Review by rdccdr801

"A look at Reach from an objective Halo fan."

I'm a pretty big fan of the Halo series, and bought Reach right when it came out. Everything seems perfect at first, the menu system works as always, and it seems easy enough to just jump into a game mode. That's good at least. Time to break it all down…

Graphics: The graphics are a bright spot in Halo Reach. The character models are realistic, everything looks very futuristic and shiny, and the weaponry looks excellent. The landscapes are also well detailed, with varied scenery, from lush green trees to picturesque skies and impressive visuals for water. The art design is classic Halo, with a twist. I think it is very well executed, and the realistic elements are there. At the same time, the graphics aren't without their flaws. The lag can be extreme at times. When there are a lot of people shooting, or repetitive explosions, the frame rate can drop dramatically. Lag is inevitable online, but I've even experienced some lag offline in Firefight mode. I'd give the graphics an 8 out of 10, although I would have personally subtracted a few polygons to keep the frame rate crisp.

Audio: Bungie tends to find competent voice actors, and Reach is no exception. The dialog needs work, but I don't think many of us tune in to hear the military banter in the cut scenes. A gun sounds likes a gun, explosions sound like explosions, and the little cues are still there (a certain lift makes a very subtle sound when someone is comes up!). The title music isn't as epic as Halo 3, but at least it wasn't that bad impersonation of Enya that they played for the ODST title screen. Either way, I give the sound a 9/10, if the sound hasn't bothered me yet, I can safely say that it won't at all detract from gameplay experience, even though it hasn't blown my mind yet.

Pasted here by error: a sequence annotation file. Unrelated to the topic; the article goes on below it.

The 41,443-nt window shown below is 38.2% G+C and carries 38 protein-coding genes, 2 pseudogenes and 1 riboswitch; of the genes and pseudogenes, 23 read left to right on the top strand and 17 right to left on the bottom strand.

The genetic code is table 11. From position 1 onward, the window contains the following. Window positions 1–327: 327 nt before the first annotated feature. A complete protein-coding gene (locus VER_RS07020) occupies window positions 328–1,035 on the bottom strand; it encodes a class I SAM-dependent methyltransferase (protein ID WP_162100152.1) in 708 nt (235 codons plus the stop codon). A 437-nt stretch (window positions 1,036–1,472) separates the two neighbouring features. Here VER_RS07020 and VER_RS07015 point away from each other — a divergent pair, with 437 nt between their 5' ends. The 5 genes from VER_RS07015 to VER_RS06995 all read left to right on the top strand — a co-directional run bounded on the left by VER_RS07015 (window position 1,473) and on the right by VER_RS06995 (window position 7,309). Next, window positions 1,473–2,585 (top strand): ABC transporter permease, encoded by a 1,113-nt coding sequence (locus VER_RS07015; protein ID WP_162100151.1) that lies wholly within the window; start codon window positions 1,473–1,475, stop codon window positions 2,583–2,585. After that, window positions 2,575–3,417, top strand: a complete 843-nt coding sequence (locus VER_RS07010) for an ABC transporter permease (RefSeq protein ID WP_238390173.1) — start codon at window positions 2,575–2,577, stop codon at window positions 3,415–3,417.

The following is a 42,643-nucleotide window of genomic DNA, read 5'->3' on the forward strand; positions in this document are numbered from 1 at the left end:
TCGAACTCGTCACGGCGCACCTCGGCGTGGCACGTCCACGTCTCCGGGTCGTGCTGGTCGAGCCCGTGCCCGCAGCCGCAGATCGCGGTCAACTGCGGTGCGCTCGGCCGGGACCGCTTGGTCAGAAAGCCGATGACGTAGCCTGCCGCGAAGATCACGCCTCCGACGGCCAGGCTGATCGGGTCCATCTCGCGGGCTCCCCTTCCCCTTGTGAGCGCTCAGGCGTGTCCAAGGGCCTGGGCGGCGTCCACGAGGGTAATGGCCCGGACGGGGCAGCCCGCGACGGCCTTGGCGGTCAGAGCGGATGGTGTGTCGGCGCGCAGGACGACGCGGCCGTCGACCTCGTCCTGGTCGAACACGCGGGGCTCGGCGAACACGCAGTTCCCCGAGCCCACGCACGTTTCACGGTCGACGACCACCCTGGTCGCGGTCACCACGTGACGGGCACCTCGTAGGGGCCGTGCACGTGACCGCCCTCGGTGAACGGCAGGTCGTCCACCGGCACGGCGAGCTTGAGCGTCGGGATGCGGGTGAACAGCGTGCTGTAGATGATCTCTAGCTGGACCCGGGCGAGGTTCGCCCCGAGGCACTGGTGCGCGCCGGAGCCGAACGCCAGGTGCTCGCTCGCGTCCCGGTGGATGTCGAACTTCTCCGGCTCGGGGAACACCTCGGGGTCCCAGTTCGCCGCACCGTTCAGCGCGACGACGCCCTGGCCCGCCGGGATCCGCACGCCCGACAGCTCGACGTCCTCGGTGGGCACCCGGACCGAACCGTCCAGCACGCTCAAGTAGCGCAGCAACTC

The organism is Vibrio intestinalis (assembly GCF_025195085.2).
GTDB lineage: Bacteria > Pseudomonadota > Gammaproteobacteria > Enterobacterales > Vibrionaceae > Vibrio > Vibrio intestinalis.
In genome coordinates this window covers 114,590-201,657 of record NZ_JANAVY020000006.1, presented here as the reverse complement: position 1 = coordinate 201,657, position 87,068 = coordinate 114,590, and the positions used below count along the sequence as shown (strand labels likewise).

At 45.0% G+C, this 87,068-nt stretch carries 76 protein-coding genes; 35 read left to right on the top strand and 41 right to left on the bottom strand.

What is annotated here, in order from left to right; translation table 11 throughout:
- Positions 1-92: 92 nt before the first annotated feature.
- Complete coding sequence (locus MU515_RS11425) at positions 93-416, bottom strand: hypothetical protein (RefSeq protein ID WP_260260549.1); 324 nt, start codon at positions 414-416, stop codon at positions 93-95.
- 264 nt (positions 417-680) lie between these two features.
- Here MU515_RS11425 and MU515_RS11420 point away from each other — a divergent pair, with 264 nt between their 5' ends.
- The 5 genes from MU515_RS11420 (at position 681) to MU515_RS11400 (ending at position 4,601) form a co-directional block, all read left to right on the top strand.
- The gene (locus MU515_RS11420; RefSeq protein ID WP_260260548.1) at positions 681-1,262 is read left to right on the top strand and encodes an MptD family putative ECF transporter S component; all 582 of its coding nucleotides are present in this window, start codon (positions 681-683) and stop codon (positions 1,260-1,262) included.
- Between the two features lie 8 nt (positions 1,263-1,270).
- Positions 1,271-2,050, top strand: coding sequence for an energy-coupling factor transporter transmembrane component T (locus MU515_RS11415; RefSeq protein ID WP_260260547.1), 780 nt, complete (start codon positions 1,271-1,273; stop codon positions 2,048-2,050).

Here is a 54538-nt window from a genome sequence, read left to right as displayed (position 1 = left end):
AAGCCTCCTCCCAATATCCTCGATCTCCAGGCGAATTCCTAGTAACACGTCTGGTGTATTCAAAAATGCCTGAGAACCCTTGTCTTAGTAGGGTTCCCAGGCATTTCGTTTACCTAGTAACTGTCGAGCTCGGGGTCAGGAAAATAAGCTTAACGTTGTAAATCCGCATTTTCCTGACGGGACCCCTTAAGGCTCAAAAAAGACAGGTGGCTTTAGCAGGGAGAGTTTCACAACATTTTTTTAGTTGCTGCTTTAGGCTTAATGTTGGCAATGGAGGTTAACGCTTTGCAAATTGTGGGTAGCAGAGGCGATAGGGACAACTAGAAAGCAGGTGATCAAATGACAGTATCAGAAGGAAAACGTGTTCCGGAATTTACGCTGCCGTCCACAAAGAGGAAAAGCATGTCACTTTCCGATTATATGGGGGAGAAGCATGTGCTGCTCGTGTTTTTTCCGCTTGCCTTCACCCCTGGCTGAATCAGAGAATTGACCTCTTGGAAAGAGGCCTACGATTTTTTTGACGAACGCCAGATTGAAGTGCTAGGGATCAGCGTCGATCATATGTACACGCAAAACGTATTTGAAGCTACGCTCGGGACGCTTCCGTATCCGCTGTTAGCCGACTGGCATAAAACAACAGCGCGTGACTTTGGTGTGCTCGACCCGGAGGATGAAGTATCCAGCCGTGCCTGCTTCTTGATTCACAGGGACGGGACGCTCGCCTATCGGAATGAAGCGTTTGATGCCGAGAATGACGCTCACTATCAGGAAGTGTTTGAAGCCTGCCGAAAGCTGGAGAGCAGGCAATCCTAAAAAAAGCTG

Story: I could go into all the plot details without spoilers, but if you're at all like me, you play the campaign once, and then move on the multiplayer modes. That being said, the story is basically what you'd expect if you've played a Halo game before, with the “working as a team“ twist. To me, a 6 out of 10. I've never been a huge fan of the storyline in Halo, but Reach's campaign storyline is better than average.